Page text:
He was never famous. He never drove a car. He never flew in a plane.

But Denis Rodill, records would show, was among the first Filipinos to live in Kodiak. And he was a war hero.

Rodill’s fascinating story came to light after his 77-year-old daughter, Diane, spent seven years researching his life and his remarkable worldwide journey from Manila to ports around the world, surviving several wars as a Merchant Marine.

Diane Rodill, who holds a doctorate in international public health, was in Kodiak for the first time during the Fourth of July to commemorate the 100th anniversary since her father, Denis Rodill, worked at the cannery in Larsen Bay.

Denis was an “Alaskero,” or Filipino cannery worker, for just one season. But he migrated to the United States in 1908, making him a part of the earliest wave of Filipino migrants to come to the United States after the Spanish-American War.

In 1915, Denis traveled aboard the Star of Scotland to arrive at the Alaska Packers Association’s Larsen Bay cannery.

“In my father’s photo album was a picture of him dressed as a woman, with a caption that said the photo was taken on the Fourth of July, 1915, in Larsen Bay,” Rodill said, laughing. “I saw the photo and thought, ‘Where is Larsen Bay, and what possibly could he be doing?’”

The same photo, acquired from the University of Alaska Fairbanks, was in the collection of the Baranov Museum.

Rodill connected with staff at the Baranov Museum as she tried to piece together clues in the photograph. She learned that the photo was a part of a set that shows cannery workers putting on a parade and pageant in Larsen Bay.

Rodill said her father, who died when he was 83, did not talk much about his past and nobody knew about his colorful work history, including his life as a poor immigrant before becoming a Merchant Marine who crossed six continents and three oceans in 90 voyages.

Denis Rodill, as a result of his daughter’s perseverance and diligence, would end up being honored with six medals about 35 years after his death.

“I was thrilled to connect with Diane, since we know so little about the personal stories of early Filipino immigrants to Alaska, or even to the nation, for that matter,” said Anjuli Grantham, curator of collections and exhibits at the Baranov Museum. “Diane’s research is not just about the fascinating story of her father, but also about the challenges and triumphs of being a Filipino-American immigrant in the early 20th century,” Grantham said.

On July 4, Rodill was in Larsen Bay, accompanied by Grantham. She said they slept in the bunkhouse with the cannery workers and saw the old building where her father used to work.

“The thought of visiting a place where your father had been 100 years ago, that by itself is emotional,” she said.

Rodill said she interviewed cannery workers at Larsen Bay.

“The good news there is, there are no more segregation in the mess halls,” she said, recalling that during her father’s time cannery workers were not allowed to eat their meals in the same room with white men.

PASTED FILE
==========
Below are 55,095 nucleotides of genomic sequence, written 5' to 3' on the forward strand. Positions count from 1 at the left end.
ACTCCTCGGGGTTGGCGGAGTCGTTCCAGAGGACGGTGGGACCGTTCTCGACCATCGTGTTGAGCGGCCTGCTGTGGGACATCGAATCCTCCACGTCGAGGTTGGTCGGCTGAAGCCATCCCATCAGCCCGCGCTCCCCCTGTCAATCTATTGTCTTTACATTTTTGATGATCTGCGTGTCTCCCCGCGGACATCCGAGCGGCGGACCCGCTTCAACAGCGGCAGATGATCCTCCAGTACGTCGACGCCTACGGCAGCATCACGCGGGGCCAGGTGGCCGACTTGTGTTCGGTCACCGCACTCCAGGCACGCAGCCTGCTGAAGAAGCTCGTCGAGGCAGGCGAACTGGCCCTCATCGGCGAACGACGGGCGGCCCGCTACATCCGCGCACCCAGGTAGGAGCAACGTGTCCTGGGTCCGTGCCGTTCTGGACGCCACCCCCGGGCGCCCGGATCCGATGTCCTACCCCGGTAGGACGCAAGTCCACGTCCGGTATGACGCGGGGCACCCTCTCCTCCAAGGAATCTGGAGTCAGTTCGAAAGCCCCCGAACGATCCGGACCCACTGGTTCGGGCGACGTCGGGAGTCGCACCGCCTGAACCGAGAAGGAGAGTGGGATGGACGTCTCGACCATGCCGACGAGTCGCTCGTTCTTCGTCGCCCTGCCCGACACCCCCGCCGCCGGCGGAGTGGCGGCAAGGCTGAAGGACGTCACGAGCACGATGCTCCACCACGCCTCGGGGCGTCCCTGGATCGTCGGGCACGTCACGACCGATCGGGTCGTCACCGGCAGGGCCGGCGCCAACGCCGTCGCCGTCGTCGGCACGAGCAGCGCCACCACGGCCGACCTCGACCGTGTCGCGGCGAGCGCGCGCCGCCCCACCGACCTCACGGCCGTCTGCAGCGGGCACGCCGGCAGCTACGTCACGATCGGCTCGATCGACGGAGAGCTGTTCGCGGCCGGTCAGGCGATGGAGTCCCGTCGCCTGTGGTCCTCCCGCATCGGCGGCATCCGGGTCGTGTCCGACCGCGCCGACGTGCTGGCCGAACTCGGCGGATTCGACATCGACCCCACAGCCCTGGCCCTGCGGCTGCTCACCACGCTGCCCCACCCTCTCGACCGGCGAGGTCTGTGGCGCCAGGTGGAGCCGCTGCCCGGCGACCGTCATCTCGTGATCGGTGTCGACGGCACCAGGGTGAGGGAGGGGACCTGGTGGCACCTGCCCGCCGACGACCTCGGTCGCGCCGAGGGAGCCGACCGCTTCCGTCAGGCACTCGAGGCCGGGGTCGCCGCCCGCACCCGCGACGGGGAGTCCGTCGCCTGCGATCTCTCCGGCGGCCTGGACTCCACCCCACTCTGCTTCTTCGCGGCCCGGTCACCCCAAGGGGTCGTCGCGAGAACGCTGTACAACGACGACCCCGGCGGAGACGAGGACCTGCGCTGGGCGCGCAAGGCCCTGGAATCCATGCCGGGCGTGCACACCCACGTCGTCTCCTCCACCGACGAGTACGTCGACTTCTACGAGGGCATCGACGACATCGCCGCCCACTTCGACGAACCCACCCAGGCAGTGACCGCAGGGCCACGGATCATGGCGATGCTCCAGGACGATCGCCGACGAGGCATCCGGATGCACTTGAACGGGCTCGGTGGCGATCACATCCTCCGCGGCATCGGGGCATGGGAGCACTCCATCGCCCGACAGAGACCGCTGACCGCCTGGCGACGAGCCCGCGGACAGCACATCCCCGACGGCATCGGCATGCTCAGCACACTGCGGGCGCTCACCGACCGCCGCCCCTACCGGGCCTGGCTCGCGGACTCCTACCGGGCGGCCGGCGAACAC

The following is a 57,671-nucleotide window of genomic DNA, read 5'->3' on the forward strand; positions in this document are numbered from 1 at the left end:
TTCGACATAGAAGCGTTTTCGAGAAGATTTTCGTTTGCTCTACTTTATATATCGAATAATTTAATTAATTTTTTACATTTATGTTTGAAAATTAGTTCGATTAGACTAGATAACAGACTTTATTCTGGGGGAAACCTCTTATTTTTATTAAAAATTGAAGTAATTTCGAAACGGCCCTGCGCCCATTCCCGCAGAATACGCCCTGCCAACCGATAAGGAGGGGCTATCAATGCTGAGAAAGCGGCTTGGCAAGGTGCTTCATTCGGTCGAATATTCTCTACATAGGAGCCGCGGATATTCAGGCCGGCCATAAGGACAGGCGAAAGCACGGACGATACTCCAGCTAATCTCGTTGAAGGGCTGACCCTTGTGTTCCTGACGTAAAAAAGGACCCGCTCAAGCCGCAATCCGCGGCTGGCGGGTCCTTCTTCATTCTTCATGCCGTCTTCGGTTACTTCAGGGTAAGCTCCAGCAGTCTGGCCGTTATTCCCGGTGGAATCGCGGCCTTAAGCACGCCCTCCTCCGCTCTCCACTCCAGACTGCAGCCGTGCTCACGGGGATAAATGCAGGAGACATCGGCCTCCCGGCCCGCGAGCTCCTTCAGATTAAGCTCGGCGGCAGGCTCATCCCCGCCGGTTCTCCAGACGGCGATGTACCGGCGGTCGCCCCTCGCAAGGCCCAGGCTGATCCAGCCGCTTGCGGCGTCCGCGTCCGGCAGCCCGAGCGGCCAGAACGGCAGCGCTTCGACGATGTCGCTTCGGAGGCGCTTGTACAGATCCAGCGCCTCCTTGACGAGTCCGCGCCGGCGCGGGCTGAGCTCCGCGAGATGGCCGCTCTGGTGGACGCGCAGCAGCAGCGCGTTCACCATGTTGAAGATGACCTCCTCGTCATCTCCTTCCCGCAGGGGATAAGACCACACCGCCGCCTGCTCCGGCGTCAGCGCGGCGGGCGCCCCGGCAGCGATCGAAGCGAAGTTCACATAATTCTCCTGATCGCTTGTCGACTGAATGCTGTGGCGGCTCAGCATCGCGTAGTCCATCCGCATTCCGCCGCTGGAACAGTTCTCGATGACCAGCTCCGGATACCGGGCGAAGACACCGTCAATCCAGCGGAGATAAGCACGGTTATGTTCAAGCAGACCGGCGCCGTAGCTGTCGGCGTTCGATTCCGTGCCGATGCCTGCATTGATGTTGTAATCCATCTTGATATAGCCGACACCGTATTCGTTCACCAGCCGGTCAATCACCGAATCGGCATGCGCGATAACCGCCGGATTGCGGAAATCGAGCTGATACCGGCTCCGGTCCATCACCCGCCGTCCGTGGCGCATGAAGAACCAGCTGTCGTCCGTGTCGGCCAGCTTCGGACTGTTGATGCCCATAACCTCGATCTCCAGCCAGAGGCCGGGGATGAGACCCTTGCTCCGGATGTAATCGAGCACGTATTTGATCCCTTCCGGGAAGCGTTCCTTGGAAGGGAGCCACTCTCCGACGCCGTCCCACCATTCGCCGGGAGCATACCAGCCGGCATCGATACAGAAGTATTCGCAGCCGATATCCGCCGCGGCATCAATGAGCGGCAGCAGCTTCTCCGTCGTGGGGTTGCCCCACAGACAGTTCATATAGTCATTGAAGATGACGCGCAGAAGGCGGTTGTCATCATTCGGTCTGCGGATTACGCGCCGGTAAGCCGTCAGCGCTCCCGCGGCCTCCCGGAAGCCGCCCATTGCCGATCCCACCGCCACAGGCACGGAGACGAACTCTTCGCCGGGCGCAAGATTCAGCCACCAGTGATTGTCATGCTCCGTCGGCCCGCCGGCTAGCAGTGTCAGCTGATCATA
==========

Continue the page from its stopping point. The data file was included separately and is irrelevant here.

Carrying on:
“I saw how good times are today,” she said. “I could see they are very content and I could see they are not exploited at all.”

Rodill’s research began in 2008 when she found an old poster at the Cincinnati Museum Center. The poster mentioned the discrimination experienced by Filipino workers.

Rodill said her mother, an immigrant from Kiev, Russia, gave her a collection of photographs, including one showing her father in Larsen Bay.

At that time, she said, she didn’t know anything about Alaskeros. Until she went to the Philippines as a Peace Corps volunteer in the 1980s.

Rodill, now based in Seattle, conducted the research with her husband, Paul Lewis, a retired attorney.

During Rodill’s presentation at the Baranov Museum, Grantham said Denis Rodill’s story was not only interesting, it was significant for the understanding of Filipino-American history.

“These are people that we see at places all over the world,” she said. “We see them in Hawaii, at sugar plantations. We see them at Naknek, working at the canneries, we see them working in the fields of Delano, California.”

Rodill said her father arrived in Kodiak “during the confluence of the most historical event — the first half of the 20th century.”

Dionisio Rodill, whose name would be Anglicized to Denis, was born in the tough neighborhood of Tondo, Manila. In 1908, he ran away as a spunky 14 year old, answering the sea siren’s call and sailing 6,000 miles — arriving in Seattle probably as a ship’s deck boy, helping load cattle.

In January 1910, he was shown in a photograph while in Hong Kong. Four months later, U.S. Census records would indicate he was in Hawaii working as a plantation worker. He was the youngest worker, performing stoop labor, 10 hours a day, 26 days a month, for about $20 monthly, Rodill said.